Scoop Ball Drill
Getting players to perform a fielding task with different equipment
Two empty plastic gallon milk cartons. Duct tape and utility knife.
This is an alternative to using a glove. A prop is used. I’ve spoken how some t-ball gloves are nothing more than a flat piece of plastic with space for 5 fingers. I have called them “pancake gloves” because of the flatness of them. This drill is an alternate that is more of an at home drill because of the preparation. Your own kids will remember the process for years. As a coach you can prepare these at home and bring them in to your practice. It is excellent for hand-eye coordination.
- Take 2 gallon plastic milk or water containers.
- Clean them out good.
- Take any type of hand saw or utility knife.
- Draw a straight line with a sharpie around 2-3 inches from the bottom.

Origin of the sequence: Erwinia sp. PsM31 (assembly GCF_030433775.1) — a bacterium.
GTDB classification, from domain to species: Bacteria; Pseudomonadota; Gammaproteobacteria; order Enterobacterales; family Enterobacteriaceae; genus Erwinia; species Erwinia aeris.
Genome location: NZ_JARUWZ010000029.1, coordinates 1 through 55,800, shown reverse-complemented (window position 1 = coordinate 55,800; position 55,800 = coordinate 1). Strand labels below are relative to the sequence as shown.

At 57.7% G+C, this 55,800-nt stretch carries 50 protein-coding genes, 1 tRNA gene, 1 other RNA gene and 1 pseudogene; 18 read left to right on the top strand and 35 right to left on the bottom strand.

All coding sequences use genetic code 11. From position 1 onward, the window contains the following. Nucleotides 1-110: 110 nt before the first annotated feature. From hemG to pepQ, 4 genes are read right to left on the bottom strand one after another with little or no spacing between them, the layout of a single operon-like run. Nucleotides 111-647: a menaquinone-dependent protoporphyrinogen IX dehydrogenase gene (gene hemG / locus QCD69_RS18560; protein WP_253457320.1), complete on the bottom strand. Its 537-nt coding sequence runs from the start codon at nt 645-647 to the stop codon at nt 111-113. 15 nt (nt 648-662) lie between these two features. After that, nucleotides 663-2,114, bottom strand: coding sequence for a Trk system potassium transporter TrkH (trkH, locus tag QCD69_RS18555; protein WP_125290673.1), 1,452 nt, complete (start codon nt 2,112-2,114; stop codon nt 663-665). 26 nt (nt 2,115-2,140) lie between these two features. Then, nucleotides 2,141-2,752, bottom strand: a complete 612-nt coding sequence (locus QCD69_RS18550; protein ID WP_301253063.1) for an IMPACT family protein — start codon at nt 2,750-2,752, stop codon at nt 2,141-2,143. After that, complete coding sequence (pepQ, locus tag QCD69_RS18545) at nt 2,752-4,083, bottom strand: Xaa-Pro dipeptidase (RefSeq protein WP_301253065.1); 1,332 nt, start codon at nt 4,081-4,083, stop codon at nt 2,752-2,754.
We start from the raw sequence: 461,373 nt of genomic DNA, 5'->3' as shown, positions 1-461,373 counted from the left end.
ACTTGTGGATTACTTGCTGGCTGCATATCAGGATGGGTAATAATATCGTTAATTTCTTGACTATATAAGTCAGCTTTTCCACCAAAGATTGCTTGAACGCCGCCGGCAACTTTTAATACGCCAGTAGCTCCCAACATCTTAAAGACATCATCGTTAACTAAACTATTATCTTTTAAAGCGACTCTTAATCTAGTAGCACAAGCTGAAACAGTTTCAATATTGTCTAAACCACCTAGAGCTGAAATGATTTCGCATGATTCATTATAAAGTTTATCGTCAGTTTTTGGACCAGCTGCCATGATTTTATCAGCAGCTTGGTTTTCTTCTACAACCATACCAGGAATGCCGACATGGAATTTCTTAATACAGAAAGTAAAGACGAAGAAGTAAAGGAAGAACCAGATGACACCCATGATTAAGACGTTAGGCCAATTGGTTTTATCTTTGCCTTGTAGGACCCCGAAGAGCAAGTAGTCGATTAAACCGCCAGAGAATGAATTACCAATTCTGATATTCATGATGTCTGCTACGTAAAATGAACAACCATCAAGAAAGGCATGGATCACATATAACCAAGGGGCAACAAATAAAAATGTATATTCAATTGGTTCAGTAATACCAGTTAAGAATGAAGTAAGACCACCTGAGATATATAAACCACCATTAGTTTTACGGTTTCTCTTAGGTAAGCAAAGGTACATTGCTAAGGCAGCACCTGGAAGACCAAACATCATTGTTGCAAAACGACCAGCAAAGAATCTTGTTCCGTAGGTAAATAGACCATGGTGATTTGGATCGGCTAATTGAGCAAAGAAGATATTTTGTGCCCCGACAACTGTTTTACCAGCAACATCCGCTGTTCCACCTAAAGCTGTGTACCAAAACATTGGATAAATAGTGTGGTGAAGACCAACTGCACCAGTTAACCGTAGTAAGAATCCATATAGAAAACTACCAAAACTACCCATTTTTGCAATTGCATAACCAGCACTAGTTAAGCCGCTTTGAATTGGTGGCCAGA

- With the hand saw or knife, cut around as straight as you could so the bottom of the milk container is not there and it is open.
- Holding it by the handle upside down gives it an area to catch objects.
- This part is very important. Because you cut the bottom off, the edges are sharp. You must line it with duct tape so no one gets cut or pinched.
- Using a whiffle ball or a rag ball (the rag ball is best) have a catch using the milk container as a glove.
I’ve done this with all my kids and even did a little progression going to the 1/2 gallon milk containers. Even though the hand placement with the milk container is not the same as it is for a glove, we are working on eye-hand coordination and are putting the young players in a position to succeed. If you play with this over a short period of time, you will notice a comfort level and see improvement with the your son, daughter or team players that use it. This technique is especially helpful if you do have a player that cannot catch a ball in his glove. Try this and you should see a better success rate.
Teaching players to catch an object with an alternative method.